The Washington State Securities Division has received a number of inquiries about whether persons who are not licensed as securities salespersons or broker-dealers may sell investments in life settlements to their customers.
This alert explains how investments in life settlements may be securities and discusses the possible consequences of selling such investments.
What is a Life Settlement?
Under a life settlement contract, an insured individual sells the insured’s life insurance policy to a third party in return for cash, a loan, or other consideration. The sale price exceeds the amount of any cash surrender value but is less than the expected death benefit of the policy. In Washington, the creation of life settlements is regulated by the Office of the Insurance Commissioner under the Life Settlements Act, chapter 48.102 RCW.
How Are Life Settlements Different from Viatical Settlements?
Life settlements are functionally the same as viatical settlements and differ only in that viatical settlements involve insured individuals who have a life expectancy of less than twenty-four months. More information about viatical settlements.
What is a Life Settlement Investment?
After a life settlement contract has been created, the contract, or an interest in it, may be sold as an investment. In the case of life settlements, an investor may purchase a whole life settlement contract or a fractional interest in a life settlement contract. In the case of fractional interests, investors typically rely on a provider or broker to administer the contract.
Why Might a Life Settlement Investment Be Considered a Security for the Purposes of the Securities Act of Washington?
Life settlement investments often fit the definition of a “security” under the Securities Act of Washington, chapter 21.20 RCW. Among other things, the definition of “security” includes an investment contract. Under the investment contract test, a security exists when there is an investment of money in a common enterprise with the expectation of profits to be derived primarily from the efforts of others. A life settlement investment often constitutes a “security” under the investment contract test and may be deemed a security on an alternative basis.
What Can I Do to Determine Whether a Life Settlement Investment is a Security?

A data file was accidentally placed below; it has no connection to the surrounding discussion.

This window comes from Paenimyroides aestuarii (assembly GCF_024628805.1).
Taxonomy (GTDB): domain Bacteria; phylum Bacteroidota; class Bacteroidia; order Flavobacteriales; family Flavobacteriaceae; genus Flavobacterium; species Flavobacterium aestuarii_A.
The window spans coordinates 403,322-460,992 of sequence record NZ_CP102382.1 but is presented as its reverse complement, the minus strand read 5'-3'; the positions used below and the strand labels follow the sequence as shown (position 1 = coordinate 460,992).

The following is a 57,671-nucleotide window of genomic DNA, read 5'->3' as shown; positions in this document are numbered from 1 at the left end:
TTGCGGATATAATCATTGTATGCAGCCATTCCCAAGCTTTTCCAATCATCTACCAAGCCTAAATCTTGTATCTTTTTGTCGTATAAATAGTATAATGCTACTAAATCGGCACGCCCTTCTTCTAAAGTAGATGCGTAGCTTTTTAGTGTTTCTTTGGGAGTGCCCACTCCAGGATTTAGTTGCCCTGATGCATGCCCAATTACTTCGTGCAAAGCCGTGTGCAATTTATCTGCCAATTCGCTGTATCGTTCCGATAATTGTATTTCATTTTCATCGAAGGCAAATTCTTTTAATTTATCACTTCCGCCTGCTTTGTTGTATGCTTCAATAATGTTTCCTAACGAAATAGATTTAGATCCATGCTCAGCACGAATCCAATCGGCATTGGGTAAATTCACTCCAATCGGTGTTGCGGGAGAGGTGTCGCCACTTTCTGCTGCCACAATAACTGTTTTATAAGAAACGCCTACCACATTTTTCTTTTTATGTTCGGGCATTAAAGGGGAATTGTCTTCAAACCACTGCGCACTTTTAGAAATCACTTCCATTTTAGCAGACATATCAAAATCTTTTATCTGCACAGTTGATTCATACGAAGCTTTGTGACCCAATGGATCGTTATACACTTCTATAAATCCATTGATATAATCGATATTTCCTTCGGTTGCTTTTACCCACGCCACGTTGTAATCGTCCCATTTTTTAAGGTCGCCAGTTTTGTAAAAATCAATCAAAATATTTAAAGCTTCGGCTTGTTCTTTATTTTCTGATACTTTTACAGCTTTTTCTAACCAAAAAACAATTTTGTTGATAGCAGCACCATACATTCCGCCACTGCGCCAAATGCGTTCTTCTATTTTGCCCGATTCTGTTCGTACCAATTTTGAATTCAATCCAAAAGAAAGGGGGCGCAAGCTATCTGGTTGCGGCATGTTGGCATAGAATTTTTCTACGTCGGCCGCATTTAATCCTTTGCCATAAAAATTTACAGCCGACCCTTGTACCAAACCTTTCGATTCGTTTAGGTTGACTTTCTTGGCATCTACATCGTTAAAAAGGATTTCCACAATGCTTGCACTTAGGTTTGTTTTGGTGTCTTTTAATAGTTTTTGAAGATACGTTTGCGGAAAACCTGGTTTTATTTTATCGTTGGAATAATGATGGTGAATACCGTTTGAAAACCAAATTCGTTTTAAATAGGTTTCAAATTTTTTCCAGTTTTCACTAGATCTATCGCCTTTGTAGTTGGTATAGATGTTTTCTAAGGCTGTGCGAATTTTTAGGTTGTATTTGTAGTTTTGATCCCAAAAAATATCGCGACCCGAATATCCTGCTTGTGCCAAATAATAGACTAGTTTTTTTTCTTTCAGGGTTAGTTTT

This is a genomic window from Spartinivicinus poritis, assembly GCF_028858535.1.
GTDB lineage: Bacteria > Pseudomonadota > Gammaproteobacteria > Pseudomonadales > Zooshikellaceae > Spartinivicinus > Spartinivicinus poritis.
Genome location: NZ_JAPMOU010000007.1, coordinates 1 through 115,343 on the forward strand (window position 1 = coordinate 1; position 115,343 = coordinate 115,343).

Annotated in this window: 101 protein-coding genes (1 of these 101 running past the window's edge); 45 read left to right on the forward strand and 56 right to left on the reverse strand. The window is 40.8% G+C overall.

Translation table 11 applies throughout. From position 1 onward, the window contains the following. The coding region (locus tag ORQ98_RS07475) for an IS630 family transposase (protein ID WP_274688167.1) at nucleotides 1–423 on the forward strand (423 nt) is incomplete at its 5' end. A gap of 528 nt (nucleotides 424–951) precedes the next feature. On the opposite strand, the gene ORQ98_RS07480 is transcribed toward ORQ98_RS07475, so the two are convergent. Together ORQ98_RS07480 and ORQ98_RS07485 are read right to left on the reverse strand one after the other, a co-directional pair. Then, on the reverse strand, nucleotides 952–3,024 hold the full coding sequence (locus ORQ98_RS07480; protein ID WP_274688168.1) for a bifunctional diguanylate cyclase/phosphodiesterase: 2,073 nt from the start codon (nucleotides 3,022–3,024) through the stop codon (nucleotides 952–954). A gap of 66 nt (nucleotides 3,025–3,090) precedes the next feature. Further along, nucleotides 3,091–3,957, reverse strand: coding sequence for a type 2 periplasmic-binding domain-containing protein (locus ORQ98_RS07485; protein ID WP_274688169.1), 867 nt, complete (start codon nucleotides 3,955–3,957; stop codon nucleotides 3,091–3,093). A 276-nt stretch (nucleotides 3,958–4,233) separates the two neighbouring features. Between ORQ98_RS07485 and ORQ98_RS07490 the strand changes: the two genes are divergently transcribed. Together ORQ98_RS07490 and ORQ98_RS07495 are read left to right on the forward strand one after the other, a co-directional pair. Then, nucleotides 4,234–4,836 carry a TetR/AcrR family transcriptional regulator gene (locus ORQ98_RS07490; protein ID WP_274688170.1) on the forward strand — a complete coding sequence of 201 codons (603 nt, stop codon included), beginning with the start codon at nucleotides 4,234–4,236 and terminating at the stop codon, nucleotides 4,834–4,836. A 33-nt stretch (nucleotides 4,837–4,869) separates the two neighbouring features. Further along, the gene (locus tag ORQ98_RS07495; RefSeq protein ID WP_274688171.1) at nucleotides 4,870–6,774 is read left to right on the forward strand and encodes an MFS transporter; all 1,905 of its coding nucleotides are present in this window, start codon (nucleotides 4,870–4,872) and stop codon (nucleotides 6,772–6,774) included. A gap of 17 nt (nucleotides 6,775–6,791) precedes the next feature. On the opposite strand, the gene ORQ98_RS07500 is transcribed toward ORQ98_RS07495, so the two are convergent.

To determine whether a contemplated life settlement investment transaction involves a security, you are encouraged to consult with a private attorney that has experience in securities laws.
What Are the Possible Consequences of Selling an Unregistered Life Settlement Investment?
If a life settlement investment meets the definition of a security, the offer or sale of the investment may be required to be registered under the Securities Act of Washington. A person or firm that receives compensation for selling life settlement investments may be required to register as a securities salesperson or a broker-dealer. A person who willfully violates the Securities Act or the rules adopted there under is subject to criminal prosecution for a felony.
What Are the Possible Consequences of Selling a Life Settlement Investment as a Registered Securities Salesperson?
Even if a salesperson is currently licensed to sell securities in this State, the salesperson needs to check to make sure that the life settlement investments proposed to be offered have been approved for sale by the broker-dealer the salesperson represents. “Selling away,” or selling securities off the books of the broker-dealer, could result in disciplinary action by the broker-dealer and suspension or revocation of the salesperson’s registration.
What Factors Need To Be Considered When Determining Whether a Life Settlement Is Appropriate for a Prospective Customer?
When selling any investment, the purchaser’s age, financial situation and needs, and investment objectives must be taken into consideration. Failure to take these factors into consideration when selling an investment may subject the seller to liability under the Securities Act as well as under FINRA rules.
How Do the Anti-Fraud Provisions of the Securities Act Affect the Sale of Life Settlement Investments?
Under the anti-fraud provisions of the Securities Act, misleading statements and material omissions made during the offer or sale of a life settlement investment that is a security constitute fraud regardless of whether or not the investment is registered. Even if the life settlement investment is not a security, misleading statements and material omissions may constitute fraud under the Washington State Consumer Protection Act.
- FINRA Notice to Members 09-42 (regulatory concerns regarding variable life settlement transactions)
- FINRA Notice to Members 06-38 (member obligations with respect to the sale of existing variable life insurance policies to third parties)
- Seniors Beware: What You Should Know About Life Settlements, published by FINRA
- Should You Exchange Your Life Insurance Policy?, published by FINRA
- Selling Your Life Insurance Policy: Understanding Viatical Settlements, published by NAIC
- Viatical Settlements: Buying Viaticals as Investments, published by NAIC